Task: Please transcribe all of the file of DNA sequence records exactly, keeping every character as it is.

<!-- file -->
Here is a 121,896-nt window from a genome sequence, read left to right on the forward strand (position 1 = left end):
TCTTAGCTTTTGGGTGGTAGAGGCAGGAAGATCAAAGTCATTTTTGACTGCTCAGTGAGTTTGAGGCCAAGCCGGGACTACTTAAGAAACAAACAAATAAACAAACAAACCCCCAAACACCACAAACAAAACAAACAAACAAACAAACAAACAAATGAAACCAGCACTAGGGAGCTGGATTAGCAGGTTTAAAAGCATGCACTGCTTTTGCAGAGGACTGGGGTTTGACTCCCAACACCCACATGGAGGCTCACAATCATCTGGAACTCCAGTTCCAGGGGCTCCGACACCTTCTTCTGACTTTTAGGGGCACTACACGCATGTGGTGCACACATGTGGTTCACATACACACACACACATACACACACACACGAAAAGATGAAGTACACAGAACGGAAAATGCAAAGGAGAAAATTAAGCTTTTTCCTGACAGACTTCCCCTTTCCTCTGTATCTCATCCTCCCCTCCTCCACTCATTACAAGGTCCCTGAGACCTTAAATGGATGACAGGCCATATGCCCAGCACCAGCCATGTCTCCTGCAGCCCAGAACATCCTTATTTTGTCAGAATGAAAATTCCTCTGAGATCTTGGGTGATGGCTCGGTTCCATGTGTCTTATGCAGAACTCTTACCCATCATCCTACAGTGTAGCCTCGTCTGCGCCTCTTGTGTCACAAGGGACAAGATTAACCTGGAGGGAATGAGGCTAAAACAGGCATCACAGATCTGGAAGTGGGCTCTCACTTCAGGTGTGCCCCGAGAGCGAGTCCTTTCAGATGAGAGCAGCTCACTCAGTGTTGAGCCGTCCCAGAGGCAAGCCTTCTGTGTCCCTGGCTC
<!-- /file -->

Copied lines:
Here is a 121,896-nt window from a genome sequence, read left to right on the forward strand (position 1 = left end):
TCTTAGCTTTTGGGTGGTAGAGGCAGGAAGATCAAAGTCATTTTTGACTGCTCAGTGAGTTTGAGGCCAAGCCGGGACTACTTAAGAAACAAACAAATAAACAAACAAACCCCCAAACACCACAAACAAAACAAACAAACAAACAAACAAACAAATGAAACCAGCACTAGGGAGCTGGATTAGCAGGTTTAAAAGCATGCACTGCTTTTGCAGAGGACTGGGGTTTGACTCCCAACACCCACATGGAGGCTCACAATCATCTGGAACTCCAGTTCCAGGGGCTCCGACACCTTCTTCTGACTTTTAGGGGCACTACACGCATGTGGTGCACACATGTGGTTCACATACACACACACACATACACACACACACGAAAAGATGAAGTACACAGAACGGAAAATGCAAAGGAGAAAATTAAGCTTTTTCCTGACAGACTTCCCCTTTCCTCTGTATCTCATCCTCCCCTCCTCCACTCATTACAAGGTCCCTGAGACCTTAAATGGATGACAGGCCATATGCCCAGCACCAGCCATGTCTCCTGCAGCCCAGAACATCCTTATTTTGTCAGAATGAAAATTCCTCTGAGATCTTGGGTGATGGCTCGGTTCCATGTGTCTTATGCAGAACTCTTACCCATCATCCTACAGTGTAGCCTCGTCTGCGCCTCTTGTGTCACAAGGGACAAGATTAACCTGGAGGGAATGAGGCTAAAACAGGCATCACAGATCTGGAAGTGGGCTCTCACTTCAGGTGTGCCCCGAGAGCGAGTCCTTTCAGATGAGAGCAGCTCACTCAGTGTTGAGCCGTCCCAGAGGCAAGCCTTCTGTGTCCCTGGCTC